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Federal Trade Commission v. Neovi

January 7, 2009

FEDERAL TRADE COMMISSION, PLAINTIFF,
v.
NEOVI, INC., D/B/A NEOVI DATA CORPORATION AND QCHEX.COM, ET AL.,, DEFENDANTS.



The opinion of the court was delivered by: Honorable Janis L. Sammartino United States District Judge

ORDER: (1) DENYING DEFENDANTS' RECONSIDERATION MOTION; (2) DENYING PLAINTIFF'S MOTION TO STRIKE; AND (3) GRANTING PLAINTIFF'S PROPOSED INJUNCTIVE RELIEF (Doc. Nos. 107 & 116.)

Presently before the Court are Defendants' motion for reconsideration, (Doc. No. 107) Plaintiff's opposition, (Doc. No. 111) and Defendants' reply. (Doc. No. 113.) Also before this Court are Plaintiff's and Defendants' supplemental briefs regarding the proper remedy in this case. (Doc. Nos. 106, 108, 109 & 114.) Finally, Plaintiff has also presented this Court with a motion to strike. (Doc. No. 116.) For the reasons stated below, this Court DENIES Defendants' motion for reconsideration, GRANTS Plaintiffs' proposed injunctive relief, and DENIES as moot Plaintiff's motion to strike.*fn1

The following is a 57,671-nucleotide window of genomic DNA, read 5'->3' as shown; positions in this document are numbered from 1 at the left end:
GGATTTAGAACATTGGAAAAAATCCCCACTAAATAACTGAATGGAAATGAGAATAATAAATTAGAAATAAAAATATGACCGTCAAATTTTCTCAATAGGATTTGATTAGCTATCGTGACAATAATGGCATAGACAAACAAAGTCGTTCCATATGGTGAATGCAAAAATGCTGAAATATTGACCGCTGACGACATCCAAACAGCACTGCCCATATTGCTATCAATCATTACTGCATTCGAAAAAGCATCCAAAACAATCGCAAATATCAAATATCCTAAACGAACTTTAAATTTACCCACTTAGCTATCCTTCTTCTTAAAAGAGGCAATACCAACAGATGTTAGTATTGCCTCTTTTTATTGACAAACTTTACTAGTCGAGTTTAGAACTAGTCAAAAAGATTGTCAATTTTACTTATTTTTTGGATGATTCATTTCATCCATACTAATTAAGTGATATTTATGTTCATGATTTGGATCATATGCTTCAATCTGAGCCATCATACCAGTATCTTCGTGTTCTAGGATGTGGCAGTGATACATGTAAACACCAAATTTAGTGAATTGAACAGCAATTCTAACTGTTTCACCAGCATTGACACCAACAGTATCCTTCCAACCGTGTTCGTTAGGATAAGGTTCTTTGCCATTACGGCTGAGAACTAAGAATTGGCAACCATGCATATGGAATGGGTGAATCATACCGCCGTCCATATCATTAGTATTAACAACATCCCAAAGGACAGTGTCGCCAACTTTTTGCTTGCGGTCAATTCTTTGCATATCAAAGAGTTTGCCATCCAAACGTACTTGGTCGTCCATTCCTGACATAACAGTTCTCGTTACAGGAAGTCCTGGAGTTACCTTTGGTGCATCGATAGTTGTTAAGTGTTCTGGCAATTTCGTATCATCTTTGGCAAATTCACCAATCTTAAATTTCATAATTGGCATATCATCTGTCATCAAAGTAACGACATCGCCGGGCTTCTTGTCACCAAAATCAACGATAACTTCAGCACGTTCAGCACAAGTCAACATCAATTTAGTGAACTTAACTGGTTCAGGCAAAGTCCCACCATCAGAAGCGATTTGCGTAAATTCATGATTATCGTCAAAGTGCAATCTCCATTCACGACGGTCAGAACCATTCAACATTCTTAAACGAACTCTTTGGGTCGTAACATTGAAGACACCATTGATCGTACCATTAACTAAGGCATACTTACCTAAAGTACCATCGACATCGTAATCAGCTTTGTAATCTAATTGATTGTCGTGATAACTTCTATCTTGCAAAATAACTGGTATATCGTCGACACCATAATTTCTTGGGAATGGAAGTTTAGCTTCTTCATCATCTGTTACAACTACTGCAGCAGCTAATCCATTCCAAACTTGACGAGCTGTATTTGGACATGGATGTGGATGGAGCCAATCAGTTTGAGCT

BACKGROUND

The Court incorporates by reference the facts as described in its order granting in part Plaintiff's motion for summary judgment and denying Defendants' motion for summary judgment. (MSJ Order, at 2--8.)

PROCEDURAL HISTORY